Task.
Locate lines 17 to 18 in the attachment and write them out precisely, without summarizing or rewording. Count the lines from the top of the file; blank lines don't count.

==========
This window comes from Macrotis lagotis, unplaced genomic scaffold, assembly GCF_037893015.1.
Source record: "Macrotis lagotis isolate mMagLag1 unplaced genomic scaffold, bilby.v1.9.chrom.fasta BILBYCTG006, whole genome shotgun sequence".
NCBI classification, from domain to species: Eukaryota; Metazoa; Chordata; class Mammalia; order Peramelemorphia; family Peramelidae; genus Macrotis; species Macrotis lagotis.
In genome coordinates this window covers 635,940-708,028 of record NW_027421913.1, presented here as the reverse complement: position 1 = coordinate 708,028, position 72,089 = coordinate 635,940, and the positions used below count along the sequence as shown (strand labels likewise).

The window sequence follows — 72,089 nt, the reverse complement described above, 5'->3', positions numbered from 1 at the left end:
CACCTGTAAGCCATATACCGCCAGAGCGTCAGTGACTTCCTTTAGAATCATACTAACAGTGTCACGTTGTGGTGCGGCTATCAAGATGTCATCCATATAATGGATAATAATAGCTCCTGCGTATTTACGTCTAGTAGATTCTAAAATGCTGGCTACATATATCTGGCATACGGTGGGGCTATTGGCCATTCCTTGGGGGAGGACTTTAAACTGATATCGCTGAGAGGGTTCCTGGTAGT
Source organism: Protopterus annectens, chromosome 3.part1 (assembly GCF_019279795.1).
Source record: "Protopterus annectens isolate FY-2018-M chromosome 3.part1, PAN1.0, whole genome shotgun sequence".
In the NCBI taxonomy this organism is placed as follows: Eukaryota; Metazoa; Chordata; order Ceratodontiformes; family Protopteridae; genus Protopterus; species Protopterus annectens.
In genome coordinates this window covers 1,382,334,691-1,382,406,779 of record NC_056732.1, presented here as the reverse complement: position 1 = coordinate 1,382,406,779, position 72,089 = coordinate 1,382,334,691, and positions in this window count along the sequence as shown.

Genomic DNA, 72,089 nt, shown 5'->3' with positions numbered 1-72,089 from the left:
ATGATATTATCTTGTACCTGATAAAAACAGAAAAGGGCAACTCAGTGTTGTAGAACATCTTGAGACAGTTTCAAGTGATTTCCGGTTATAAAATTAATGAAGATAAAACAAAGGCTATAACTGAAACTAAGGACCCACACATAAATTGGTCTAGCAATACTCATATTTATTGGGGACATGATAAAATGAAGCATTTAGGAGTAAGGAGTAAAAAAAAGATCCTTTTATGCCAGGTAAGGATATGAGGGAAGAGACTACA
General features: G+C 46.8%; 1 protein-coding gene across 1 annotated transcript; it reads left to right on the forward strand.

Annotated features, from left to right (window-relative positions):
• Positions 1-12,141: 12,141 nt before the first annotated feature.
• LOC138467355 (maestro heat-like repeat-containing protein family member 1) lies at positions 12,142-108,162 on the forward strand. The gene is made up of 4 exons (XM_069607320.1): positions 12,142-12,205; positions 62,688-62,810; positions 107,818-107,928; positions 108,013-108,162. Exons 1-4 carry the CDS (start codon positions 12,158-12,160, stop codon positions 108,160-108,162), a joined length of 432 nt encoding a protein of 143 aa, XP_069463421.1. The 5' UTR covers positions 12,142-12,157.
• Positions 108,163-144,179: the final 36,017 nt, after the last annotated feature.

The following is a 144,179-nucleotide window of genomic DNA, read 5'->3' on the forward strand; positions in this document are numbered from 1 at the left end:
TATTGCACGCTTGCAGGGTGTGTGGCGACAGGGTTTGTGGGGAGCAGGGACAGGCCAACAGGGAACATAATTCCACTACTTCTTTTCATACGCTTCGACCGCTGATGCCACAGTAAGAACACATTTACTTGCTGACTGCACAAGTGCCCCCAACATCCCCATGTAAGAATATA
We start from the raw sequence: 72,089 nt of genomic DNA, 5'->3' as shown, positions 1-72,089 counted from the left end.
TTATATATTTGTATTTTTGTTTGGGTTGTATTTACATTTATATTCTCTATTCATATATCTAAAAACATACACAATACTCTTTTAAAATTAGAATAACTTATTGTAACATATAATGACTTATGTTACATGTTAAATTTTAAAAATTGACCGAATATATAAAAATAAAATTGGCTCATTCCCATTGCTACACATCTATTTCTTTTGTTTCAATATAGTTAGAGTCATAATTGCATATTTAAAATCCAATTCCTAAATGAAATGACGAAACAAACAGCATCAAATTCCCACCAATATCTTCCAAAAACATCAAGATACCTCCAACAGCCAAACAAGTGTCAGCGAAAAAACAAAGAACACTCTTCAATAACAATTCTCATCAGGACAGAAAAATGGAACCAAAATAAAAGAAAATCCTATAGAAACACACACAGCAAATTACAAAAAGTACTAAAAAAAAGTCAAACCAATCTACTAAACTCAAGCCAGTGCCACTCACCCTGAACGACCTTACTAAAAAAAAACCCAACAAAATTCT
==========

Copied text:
• Positions 108,163-144,179: the final 36,017 nt, after the last annotated feature.

The following is a 144,179-nucleotide window of genomic DNA, read 5'->3' on the forward strand; positions in this document are numbered from 1 at the left end: